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The Adventures of Huckleberry Finn

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The Adventures of Huckleberry Finn Cover

 

Synopses & Reviews

Publisher Comments:

"All modern American literature comes from one book by Mark Twain called Huckleberry Finn," Ernest Hemingway wrote, "It's the best book we've had."A complex masterpiece that has spawned volumes of scholarly exegesis and interpretative theories, it is at heart a compelling adventure story.Huck, in flight from his murderous father, and Nigger Jim, in flight from slavery, pilot their raft thrillingly through treacherous waters, surviving a crash with a steamboat, betrayal by rogues, and the final threat from the bourgeoisie.Informing all this is the presence of the River, described in palpable detail by Mark Twain, the former steamboat pilot, who transforms it into a richly metaphoric entity.Twain's other great innovation was the language of the book itself, which is expressive in a completely original way."The invention of this language, with all its implications, gave a new dimension to our literature," Robert Penn Warren noted."It is a language capable of poetry."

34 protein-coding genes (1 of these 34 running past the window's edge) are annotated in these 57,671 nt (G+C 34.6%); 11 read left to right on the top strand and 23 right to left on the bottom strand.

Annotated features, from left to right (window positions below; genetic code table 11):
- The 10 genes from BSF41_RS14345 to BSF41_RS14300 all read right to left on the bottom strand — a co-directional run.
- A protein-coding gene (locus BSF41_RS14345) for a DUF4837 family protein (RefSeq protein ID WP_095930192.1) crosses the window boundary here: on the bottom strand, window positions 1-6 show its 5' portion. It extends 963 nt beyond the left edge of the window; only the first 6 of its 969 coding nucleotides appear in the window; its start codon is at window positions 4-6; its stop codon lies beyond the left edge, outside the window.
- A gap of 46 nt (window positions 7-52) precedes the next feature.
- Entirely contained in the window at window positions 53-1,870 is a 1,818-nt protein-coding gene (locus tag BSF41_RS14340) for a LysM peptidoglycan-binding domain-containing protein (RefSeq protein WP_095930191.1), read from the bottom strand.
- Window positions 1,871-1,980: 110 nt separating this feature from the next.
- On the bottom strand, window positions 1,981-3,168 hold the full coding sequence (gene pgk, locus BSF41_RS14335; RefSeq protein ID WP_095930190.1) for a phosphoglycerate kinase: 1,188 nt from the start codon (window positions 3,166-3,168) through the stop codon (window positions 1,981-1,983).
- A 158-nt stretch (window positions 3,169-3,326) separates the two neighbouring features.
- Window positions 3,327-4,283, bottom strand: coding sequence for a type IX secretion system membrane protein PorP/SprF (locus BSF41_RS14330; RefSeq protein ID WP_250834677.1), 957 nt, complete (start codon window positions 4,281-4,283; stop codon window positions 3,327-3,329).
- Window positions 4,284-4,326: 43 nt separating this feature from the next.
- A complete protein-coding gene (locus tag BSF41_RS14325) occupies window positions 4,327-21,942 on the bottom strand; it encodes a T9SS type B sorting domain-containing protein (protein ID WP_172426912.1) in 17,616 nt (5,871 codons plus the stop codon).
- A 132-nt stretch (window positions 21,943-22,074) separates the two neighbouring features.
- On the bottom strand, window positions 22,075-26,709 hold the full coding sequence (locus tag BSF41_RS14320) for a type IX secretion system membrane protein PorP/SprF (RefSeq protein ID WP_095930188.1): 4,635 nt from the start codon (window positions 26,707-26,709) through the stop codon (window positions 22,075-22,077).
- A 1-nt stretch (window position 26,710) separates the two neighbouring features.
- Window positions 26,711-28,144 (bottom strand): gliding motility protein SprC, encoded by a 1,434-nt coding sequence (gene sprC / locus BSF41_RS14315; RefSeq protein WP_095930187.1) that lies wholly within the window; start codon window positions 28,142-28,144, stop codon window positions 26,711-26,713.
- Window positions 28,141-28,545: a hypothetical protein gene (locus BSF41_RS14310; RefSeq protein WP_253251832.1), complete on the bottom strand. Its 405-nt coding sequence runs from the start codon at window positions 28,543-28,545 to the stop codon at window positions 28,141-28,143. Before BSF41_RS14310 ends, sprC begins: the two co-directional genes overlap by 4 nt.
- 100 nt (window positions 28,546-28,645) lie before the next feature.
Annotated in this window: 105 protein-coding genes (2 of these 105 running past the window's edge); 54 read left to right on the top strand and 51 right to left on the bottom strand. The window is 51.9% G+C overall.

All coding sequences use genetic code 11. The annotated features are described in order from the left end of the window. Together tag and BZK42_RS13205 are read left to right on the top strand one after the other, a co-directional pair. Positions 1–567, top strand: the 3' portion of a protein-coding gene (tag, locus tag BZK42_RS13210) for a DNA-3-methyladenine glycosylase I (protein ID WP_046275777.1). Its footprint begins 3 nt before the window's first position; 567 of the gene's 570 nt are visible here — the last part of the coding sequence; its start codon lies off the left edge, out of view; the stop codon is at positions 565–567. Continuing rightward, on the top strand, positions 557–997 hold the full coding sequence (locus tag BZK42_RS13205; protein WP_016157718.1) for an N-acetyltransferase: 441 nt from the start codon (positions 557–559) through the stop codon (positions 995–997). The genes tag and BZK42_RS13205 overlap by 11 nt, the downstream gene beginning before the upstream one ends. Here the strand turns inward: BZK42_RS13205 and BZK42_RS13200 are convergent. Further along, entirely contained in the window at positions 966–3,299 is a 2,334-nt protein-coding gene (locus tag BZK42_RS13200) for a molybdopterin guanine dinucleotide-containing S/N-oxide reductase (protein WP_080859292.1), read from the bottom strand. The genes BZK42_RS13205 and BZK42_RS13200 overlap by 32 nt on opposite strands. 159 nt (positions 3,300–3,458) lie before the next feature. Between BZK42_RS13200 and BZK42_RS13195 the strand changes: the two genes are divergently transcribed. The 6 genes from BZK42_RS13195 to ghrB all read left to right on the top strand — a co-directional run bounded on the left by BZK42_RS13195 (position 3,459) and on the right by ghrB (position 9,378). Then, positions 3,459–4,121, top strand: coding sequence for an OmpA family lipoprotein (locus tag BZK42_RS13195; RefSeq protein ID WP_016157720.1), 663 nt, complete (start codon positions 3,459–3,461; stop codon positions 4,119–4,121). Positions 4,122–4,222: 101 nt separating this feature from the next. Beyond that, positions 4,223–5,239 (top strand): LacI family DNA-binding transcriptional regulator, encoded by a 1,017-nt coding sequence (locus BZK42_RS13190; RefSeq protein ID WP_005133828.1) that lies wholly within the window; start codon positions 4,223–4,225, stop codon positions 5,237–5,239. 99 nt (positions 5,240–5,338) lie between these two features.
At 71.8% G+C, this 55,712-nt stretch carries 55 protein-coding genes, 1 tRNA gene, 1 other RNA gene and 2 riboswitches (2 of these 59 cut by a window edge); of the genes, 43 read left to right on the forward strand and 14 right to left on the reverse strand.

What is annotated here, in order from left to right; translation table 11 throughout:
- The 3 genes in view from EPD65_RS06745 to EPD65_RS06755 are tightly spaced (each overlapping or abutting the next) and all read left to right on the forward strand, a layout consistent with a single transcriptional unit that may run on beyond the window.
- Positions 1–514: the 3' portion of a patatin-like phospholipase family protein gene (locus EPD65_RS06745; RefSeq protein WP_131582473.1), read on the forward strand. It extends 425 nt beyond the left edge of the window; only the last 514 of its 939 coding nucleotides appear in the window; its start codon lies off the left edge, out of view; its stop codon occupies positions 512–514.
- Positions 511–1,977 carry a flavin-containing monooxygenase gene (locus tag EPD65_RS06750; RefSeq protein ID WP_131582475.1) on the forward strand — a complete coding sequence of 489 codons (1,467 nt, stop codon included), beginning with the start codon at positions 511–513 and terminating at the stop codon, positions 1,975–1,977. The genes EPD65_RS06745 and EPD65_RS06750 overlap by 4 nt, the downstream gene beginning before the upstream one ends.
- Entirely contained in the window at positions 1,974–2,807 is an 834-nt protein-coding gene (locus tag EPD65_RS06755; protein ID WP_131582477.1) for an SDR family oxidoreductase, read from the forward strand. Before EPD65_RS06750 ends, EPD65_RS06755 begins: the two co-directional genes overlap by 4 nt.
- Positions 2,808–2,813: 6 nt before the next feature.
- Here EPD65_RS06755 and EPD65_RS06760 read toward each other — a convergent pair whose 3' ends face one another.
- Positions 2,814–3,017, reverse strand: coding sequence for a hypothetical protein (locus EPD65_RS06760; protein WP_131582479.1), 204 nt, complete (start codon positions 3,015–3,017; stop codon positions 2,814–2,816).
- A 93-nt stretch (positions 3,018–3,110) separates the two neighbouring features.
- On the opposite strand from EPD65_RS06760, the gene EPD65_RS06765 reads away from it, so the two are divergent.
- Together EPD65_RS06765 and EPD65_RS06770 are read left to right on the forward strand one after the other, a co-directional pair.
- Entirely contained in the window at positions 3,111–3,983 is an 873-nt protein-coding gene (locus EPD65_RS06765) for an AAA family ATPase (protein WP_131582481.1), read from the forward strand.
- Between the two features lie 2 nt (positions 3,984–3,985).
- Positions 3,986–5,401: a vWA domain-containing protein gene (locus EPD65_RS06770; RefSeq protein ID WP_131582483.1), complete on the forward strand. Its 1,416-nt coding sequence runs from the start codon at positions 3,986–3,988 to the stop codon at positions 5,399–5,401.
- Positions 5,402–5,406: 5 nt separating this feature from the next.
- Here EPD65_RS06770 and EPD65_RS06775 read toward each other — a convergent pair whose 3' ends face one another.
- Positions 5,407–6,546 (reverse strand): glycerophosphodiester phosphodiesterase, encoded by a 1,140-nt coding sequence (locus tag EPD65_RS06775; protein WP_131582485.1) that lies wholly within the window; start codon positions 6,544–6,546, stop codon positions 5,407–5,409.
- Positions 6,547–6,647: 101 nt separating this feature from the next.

Synopsis:

The Modern Library has played a significant role in American cultural life for the better part of a century. The series was founded in 1917 by the

Synopsis:

Jim, a runaway slave, joins Huck Finn, who is fleeing from his cruel father, and together, they journey by raft down the Mississippi River

About the Author